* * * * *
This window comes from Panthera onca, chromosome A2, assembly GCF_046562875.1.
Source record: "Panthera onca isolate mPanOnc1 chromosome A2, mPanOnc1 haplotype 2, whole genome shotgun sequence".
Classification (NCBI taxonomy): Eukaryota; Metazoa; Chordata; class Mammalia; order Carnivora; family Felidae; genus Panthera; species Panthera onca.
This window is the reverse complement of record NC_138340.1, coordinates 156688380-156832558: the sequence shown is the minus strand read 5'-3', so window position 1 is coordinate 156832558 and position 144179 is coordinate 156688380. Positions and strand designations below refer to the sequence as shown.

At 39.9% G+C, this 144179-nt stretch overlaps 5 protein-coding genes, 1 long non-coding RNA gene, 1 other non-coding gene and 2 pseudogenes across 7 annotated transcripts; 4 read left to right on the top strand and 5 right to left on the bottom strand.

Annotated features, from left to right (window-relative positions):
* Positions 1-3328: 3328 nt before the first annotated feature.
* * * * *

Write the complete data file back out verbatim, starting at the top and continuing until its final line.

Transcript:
This window comes from Panthera onca, chromosome A2, assembly GCF_046562875.1.
Source record: "Panthera onca isolate mPanOnc1 chromosome A2, mPanOnc1 haplotype 2, whole genome shotgun sequence".
Classification (NCBI taxonomy): Eukaryota; Metazoa; Chordata; class Mammalia; order Carnivora; family Felidae; genus Panthera; species Panthera onca.
This window is the reverse complement of record NC_138340.1, coordinates 156688380-156832558: the sequence shown is the minus strand read 5'-3', so window position 1 is coordinate 156832558 and position 144179 is coordinate 156688380. Positions and strand designations below refer to the sequence as shown.

At 39.9% G+C, this 144179-nt stretch overlaps 5 protein-coding genes, 1 long non-coding RNA gene, 1 other non-coding gene and 2 pseudogenes across 7 annotated transcripts; 4 read left to right on the top strand and 5 right to left on the bottom strand.

Annotated features, from left to right (window-relative positions):
* Positions 1-3328: 3328 nt before the first annotated feature.